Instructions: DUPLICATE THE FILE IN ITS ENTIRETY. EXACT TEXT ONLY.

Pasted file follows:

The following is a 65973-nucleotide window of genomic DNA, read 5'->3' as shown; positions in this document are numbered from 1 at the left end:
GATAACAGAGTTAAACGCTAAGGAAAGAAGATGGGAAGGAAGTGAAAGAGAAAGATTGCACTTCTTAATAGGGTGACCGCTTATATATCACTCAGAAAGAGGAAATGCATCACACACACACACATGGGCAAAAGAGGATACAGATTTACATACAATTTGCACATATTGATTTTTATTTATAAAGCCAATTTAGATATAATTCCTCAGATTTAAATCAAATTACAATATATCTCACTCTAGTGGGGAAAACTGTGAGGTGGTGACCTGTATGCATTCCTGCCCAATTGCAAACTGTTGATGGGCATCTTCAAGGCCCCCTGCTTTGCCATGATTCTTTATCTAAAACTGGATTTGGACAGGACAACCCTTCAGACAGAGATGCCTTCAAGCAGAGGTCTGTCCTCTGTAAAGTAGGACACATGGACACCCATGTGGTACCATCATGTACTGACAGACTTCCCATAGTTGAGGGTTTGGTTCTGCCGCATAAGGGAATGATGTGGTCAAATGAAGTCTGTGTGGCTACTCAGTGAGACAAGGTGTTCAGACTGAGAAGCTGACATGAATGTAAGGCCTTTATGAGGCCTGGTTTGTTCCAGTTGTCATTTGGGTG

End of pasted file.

The following is a 65973-nucleotide window of genomic DNA, read 5'->3' as shown; positions in this document are numbered from 1 at the left end:
GATAACAGAGTTAAACGCTAAGGAAAGAAGATGGGAAGGAAGTGAAAGAGAAAGATTGCACTTCTTAATAGGGTGACCGCTTATATATCACTCAGAAAGAGGAAATGCATCACACACACACACATGGGCAAAAGAGGATACAGATTTACATACAATTTGCACATATTGATTTTTATTTATAAAGCCAATTTAGATATAATTCCTCAGATTTAAATCAAATTACAATATATCTCACTCTAGTGGGGAAAACTGTGAGGTGGTGACCTGTATGCATTCCTGCCCAATTGCAAACTGTTGATGGGCATCTTCAAGGCCCCCTGCTTTGCCATGATTCTTTATCTAAAACTGGATTTGGACAGGACAACCCTTCAGACAGAGATGCCTTCAAGCAGAGGTCTGTCCTCTGTAAAGTAGGACACATGGACACCCATGTGGTACCATCATGTACTGACAGACTTCCCATAGTTGAGGGTTTGGTTCTGCCGCATAAGGGAATGATGTGGTCAAATGAAGTCTGTGTGGCTACTCAGTGAGACAAGGTGTTCAGACTGAGAAGCTGACATGAATGTAAGGCCTTTATGAGGCCTGGTTTGTTCCAGTTGTCATTTGGGTG